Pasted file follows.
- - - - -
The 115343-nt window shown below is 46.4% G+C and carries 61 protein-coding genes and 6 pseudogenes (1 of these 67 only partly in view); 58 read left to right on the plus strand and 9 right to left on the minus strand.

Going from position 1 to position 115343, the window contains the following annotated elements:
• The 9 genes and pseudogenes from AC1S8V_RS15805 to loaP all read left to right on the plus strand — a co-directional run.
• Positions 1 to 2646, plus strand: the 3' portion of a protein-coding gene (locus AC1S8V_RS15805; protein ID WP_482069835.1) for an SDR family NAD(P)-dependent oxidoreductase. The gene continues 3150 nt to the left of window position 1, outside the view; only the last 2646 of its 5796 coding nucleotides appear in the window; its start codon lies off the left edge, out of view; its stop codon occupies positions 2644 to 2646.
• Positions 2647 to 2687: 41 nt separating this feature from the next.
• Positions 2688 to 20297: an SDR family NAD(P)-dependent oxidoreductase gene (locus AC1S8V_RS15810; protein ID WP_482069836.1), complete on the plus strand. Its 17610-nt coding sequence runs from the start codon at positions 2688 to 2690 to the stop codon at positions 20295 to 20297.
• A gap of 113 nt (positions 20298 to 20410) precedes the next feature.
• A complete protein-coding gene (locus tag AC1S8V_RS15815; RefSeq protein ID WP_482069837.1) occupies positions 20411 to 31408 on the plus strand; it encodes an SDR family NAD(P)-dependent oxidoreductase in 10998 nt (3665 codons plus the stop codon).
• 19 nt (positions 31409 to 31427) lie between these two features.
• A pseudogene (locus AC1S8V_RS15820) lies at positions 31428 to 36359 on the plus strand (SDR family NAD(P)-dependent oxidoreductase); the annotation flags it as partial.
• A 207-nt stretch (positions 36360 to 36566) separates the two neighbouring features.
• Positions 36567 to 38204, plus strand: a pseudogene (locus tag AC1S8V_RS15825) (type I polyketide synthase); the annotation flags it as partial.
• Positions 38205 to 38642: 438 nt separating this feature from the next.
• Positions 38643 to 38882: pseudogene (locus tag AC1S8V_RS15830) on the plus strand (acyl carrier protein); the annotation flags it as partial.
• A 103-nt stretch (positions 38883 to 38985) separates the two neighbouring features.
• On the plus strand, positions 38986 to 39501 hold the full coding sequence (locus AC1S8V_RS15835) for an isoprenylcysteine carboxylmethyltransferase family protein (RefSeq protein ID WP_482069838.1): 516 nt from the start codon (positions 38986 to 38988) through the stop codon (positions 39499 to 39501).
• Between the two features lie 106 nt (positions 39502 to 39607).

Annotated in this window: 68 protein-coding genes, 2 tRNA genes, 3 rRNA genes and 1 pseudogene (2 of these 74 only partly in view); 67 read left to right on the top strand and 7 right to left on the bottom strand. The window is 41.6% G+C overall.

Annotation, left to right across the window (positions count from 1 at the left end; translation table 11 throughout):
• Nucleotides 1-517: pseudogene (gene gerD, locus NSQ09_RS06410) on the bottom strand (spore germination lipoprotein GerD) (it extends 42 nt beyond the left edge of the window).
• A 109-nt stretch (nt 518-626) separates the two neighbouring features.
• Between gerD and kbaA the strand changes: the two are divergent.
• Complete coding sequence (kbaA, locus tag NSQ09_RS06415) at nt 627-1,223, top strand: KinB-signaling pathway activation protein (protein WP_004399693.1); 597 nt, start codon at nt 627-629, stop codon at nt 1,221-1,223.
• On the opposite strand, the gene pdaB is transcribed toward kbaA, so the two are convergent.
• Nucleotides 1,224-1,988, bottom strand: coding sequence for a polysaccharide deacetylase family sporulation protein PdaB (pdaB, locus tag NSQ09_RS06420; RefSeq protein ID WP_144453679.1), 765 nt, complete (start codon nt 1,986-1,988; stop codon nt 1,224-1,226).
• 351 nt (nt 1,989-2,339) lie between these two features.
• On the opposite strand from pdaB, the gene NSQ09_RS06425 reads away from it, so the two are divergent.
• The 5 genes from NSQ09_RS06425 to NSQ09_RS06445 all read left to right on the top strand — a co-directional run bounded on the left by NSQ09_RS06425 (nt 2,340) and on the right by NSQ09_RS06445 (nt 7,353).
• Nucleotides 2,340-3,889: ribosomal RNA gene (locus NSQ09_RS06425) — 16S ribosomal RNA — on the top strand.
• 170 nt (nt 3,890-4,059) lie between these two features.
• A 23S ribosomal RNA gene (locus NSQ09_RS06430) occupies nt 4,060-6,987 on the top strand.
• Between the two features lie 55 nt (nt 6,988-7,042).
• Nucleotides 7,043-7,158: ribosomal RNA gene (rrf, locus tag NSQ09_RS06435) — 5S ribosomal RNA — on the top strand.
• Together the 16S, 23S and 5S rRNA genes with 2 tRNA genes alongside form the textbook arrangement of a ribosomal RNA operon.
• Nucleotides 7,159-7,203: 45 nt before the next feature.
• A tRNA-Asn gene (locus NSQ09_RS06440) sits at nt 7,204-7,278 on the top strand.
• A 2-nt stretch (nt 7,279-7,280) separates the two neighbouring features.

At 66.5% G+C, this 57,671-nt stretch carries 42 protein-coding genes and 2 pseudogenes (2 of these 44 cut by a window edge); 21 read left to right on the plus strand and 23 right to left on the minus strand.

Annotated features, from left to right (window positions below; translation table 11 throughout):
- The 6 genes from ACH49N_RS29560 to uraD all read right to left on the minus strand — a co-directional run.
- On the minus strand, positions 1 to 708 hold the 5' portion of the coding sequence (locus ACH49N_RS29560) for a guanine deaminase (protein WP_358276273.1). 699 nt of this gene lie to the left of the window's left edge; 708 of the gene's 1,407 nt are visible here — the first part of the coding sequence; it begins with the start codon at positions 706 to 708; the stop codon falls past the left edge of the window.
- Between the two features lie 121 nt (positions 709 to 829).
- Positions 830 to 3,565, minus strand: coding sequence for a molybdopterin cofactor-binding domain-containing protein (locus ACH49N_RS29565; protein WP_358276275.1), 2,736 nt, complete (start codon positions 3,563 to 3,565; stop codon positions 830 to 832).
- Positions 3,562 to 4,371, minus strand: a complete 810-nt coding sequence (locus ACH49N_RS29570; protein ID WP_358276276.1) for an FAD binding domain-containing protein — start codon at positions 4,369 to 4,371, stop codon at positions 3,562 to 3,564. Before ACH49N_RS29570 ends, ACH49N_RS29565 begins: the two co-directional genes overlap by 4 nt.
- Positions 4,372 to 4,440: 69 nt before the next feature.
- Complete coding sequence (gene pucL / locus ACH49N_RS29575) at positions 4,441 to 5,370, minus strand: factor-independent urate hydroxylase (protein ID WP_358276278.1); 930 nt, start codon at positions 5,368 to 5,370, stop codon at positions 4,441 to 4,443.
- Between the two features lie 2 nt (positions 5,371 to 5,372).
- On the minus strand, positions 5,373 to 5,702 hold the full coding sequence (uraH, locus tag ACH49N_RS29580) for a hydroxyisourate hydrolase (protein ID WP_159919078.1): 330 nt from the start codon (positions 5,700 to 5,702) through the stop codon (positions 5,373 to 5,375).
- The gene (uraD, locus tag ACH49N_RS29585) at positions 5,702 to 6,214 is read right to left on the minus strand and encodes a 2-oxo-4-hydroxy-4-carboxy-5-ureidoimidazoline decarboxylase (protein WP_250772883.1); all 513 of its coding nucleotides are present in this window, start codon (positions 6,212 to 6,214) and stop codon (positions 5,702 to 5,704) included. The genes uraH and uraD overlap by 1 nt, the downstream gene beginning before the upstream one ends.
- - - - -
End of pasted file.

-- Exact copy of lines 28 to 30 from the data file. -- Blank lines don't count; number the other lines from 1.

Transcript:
• The 5 genes from NSQ09_RS06425 to NSQ09_RS06445 all read left to right on the top strand — a co-directional run bounded on the left by NSQ09_RS06425 (nt 2,340) and on the right by NSQ09_RS06445 (nt 7,353).
• Nucleotides 2,340-3,889: ribosomal RNA gene (locus NSQ09_RS06425) — 16S ribosomal RNA — on the top strand.
• 170 nt (nt 3,890-4,059) lie between these two features.